Accreditation is especially important when it comes to online college. This is because the online education landscape is a mix of highly-reputable non-profit institutions on the one end and less-than-reputable for-profit institutions on the other end. Accreditation gives you the power to identify the more reputable actors in online education. Accreditation is a stamp of approval from an independent accrediting agency indicating that a college or university is meeting standards of quality and credibility. School-wide accreditation falls into two major categories: regional and national accreditation. Regional accreditors generally hold jurisdiction only over schools in the states comprising their region, whereas national accreditors hold jurisdiction over schools in all states. Regional accreditation is widely regarded as a more rigorous standard of quality and credibility than national accreditation.
Attending a college or university that is not regionally accredited could limit your opportunities. For students seeking an online education, we strongly recommend that they opt for regionally accredited schools. Regional accreditation ensures eligibility for federal loans and grants, ensures your college credits can be transferred between schools, and ensures that your degree credits can be accepted if you wish to earn an advanced degree. For more on this important topic, check out our What is Accreditation and Why Does It Matter? College & University Accreditation Guide.
As long as your online college degree is regionally accredited (see the previous point), you should have little difficulty transferring most of your credits or credentials to another regionally accredited undergraduate school. Every school carries its own standards and procedures for granting a transfer of credits. In many cases, you will encounter some bureaucratic haggling in which some of your credits will be transferred and others may be refused. However, provided that you have attended an online school with recognized regional accreditation, you should be in good shape in transferring your credits earned online.
In most cases, as long you graduate from a well-regarded, regionally-accredited online college, prospective employers won’t look sideways at your degree. In fact, unless you attend an exclusively online college or university, there will likely be no specific indicator on your degree, transcript, or resumé differentiating your school from its brick-and-mortar counterpart. This means that your employer will likely only differentiate between an online and in-person degree if you mention this distinction.
Some employers may express the concern that because you did your degree online, you may need to transition from an online education experience to in-person workplace experience. But in an age of Covid, that concern seems much diminished. The fact is that much employment these days is remote. And collaboration increasingly happens online over Zoom. Many employers will therefore view your online degree as evidence of valuable 21st century professional skills such as independence, self-motivation, time management, and tech savvy.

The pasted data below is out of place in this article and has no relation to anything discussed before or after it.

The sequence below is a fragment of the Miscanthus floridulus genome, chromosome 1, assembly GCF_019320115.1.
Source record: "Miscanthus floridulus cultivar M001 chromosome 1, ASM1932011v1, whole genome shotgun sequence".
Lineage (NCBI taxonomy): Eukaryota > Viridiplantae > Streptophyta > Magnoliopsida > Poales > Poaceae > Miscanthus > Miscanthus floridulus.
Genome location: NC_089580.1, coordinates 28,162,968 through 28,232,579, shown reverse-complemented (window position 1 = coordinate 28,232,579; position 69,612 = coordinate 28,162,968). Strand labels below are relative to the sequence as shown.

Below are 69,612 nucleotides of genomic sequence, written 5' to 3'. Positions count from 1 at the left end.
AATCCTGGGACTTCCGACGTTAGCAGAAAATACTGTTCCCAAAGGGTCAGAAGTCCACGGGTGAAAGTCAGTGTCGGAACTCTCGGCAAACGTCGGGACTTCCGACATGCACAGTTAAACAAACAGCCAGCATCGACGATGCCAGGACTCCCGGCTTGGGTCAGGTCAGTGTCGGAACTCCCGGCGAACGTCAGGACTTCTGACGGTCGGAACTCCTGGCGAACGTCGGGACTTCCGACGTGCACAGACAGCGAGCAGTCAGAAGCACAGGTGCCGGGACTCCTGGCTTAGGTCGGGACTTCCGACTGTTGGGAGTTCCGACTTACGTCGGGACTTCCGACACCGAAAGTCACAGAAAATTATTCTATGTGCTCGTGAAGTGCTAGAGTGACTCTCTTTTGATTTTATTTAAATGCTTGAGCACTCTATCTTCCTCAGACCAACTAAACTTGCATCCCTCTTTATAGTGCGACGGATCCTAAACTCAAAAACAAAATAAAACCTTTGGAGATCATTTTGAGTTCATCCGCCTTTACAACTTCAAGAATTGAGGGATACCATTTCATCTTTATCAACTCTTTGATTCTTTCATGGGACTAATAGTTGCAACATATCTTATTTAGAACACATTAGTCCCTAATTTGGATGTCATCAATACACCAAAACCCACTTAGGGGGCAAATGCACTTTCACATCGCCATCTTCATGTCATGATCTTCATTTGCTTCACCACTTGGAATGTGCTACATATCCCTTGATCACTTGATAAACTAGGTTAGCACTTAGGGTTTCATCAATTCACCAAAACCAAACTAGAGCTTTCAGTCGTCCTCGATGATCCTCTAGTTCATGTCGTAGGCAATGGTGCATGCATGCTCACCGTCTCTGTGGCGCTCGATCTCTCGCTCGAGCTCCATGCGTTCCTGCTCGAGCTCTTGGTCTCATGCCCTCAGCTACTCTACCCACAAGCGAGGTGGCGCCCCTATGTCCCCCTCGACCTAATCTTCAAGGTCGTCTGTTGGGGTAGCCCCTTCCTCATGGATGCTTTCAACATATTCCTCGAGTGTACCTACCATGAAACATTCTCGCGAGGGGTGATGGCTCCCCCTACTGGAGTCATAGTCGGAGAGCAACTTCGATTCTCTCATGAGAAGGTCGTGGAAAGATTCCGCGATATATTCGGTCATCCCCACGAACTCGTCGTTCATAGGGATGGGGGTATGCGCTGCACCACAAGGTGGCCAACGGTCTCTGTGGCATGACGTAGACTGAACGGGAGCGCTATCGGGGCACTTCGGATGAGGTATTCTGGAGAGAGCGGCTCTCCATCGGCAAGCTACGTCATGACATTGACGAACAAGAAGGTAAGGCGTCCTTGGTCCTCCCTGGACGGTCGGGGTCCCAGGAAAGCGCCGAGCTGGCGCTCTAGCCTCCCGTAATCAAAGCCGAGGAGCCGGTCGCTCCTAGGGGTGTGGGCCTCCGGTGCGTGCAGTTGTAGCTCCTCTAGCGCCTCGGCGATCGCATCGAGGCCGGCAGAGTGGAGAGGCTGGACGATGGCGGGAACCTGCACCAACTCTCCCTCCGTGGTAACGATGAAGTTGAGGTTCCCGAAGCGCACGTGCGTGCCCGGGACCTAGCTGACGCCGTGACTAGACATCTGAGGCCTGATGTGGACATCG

If you are a student who thrives on the dynamic energy of in-person discussion, who requires the physical surroundings of a classroom to feel engaged, or who considers the social aspects of education to be of equal importance to the actual content of your courses, online education will be less than ideal for you (though depending on your circumstances, it may also be the only viable option).
While there is much in traditional campus-based education that can be substituted or simulated through the online medium, some students may find that there is nothing that can replace the conversation, collaboration, and motivation that occur in an actual in-person classroom setting. As you transition to online education, one of the biggest challenges you will likely face in getting the most out of your online classes is overcoming this difference between “real reality” and “virtual reality.” Fortunately, we’ve got some great Tips for Online Education Beginners.
The advantages of online classes are many. Above all, online courses give you the freedom and flexibility to attend class from anywhere that works for you, whether you’re at home, in a coffee shop, or in a quiet conference room at work. In many cases, you’ll also enjoy the convenience of asynchronous learning opportunities-educational experiences that you can complete at your own pace and on your own schedule. This may include pre-taped lectures, ongoing chat-board discussions, and 24/7 access to digital materials. And of course, just as there are some learners who prefer the energy of a live classroom, there are those who learn best when working in their own personal space, free from distractions. If this sounds like you, you might find the solitude of online learning to be a major advantage.
Resources for Online College-Bound Students
Whether you’re just getting started on your college search, you’re looking for survival tips on your way to a bachelor’s degree, or you’re preparing for the transition into grad school, we’ve got guides, how to’s and tons of other valuable resources to keep you moving forward in your educational journey.